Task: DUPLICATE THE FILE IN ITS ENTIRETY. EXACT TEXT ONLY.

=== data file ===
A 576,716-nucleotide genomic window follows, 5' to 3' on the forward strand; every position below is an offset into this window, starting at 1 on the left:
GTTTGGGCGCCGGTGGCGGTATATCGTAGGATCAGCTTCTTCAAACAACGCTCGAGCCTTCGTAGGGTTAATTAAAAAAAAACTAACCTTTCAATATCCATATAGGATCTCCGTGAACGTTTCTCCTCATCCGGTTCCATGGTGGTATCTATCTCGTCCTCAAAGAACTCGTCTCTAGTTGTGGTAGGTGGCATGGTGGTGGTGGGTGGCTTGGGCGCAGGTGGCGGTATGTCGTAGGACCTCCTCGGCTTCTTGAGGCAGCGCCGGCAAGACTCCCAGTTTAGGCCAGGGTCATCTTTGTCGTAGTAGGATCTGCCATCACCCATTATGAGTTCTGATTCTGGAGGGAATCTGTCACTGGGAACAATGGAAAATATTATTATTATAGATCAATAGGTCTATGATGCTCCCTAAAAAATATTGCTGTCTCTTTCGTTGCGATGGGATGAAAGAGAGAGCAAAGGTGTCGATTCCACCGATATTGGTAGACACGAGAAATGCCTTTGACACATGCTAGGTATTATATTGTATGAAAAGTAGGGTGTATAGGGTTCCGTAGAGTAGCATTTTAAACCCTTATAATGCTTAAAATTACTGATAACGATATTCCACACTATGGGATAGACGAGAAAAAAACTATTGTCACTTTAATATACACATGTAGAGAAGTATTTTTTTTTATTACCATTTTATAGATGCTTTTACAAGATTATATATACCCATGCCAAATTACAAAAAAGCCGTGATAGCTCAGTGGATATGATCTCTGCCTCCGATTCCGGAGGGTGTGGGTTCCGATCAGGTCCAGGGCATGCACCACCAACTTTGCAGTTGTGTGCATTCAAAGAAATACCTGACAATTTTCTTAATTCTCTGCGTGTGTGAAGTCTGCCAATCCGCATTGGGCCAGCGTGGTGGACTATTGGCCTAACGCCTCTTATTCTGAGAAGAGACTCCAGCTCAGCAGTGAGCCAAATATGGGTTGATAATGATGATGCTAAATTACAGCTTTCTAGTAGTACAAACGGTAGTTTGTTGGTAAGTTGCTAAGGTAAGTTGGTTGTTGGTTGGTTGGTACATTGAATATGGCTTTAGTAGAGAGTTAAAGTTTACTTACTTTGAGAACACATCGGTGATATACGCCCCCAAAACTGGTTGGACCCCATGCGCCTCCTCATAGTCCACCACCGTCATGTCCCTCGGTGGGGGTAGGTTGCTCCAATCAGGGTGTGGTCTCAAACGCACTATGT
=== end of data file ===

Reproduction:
A 576,716-nucleotide genomic window follows, 5' to 3' on the forward strand; every position below is an offset into this window, starting at 1 on the left:
GTTTGGGCGCCGGTGGCGGTATATCGTAGGATCAGCTTCTTCAAACAACGCTCGAGCCTTCGTAGGGTTAATTAAAAAAAAACTAACCTTTCAATATCCATATAGGATCTCCGTGAACGTTTCTCCTCATCCGGTTCCATGGTGGTATCTATCTCGTCCTCAAAGAACTCGTCTCTAGTTGTGGTAGGTGGCATGGTGGTGGTGGGTGGCTTGGGCGCAGGTGGCGGTATGTCGTAGGACCTCCTCGGCTTCTTGAGGCAGCGCCGGCAAGACTCCCAGTTTAGGCCAGGGTCATCTTTGTCGTAGTAGGATCTGCCATCACCCATTATGAGTTCTGATTCTGGAGGGAATCTGTCACTGGGAACAATGGAAAATATTATTATTATAGATCAATAGGTCTATGATGCTCCCTAAAAAATATTGCTGTCTCTTTCGTTGCGATGGGATGAAAGAGAGAGCAAAGGTGTCGATTCCACCGATATTGGTAGACACGAGAAATGCCTTTGACACATGCTAGGTATTATATTGTATGAAAAGTAGGGTGTATAGGGTTCCGTAGAGTAGCATTTTAAACCCTTATAATGCTTAAAATTACTGATAACGATATTCCACACTATGGGATAGACGAGAAAAAAACTATTGTCACTTTAATATACACATGTAGAGAAGTATTTTTTTTTATTACCATTTTATAGATGCTTTTACAAGATTATATATACCCATGCCAAATTACAAAAAAGCCGTGATAGCTCAGTGGATATGATCTCTGCCTCCGATTCCGGAGGGTGTGGGTTCCGATCAGGTCCAGGGCATGCACCACCAACTTTGCAGTTGTGTGCATTCAAAGAAATACCTGACAATTTTCTTAATTCTCTGCGTGTGTGAAGTCTGCCAATCCGCATTGGGCCAGCGTGGTGGACTATTGGCCTAACGCCTCTTATTCTGAGAAGAGACTCCAGCTCAGCAGTGAGCCAAATATGGGTTGATAATGATGATGCTAAATTACAGCTTTCTAGTAGTACAAACGGTAGTTTGTTGGTAAGTTGCTAAGGTAAGTTGGTTGTTGGTTGGTTGGTACATTGAATATGGCTTTAGTAGAGAGTTAAAGTTTACTTACTTTGAGAACACATCGGTGATATACGCCCCCAAAACTGGTTGGACCCCATGCGCCTCCTCATAGTCCACCACCGTCATGTCCCTCGGTGGGGGTAGGTTGCTCCAATCAGGGTGTGGTCTCAAACGCACTATGT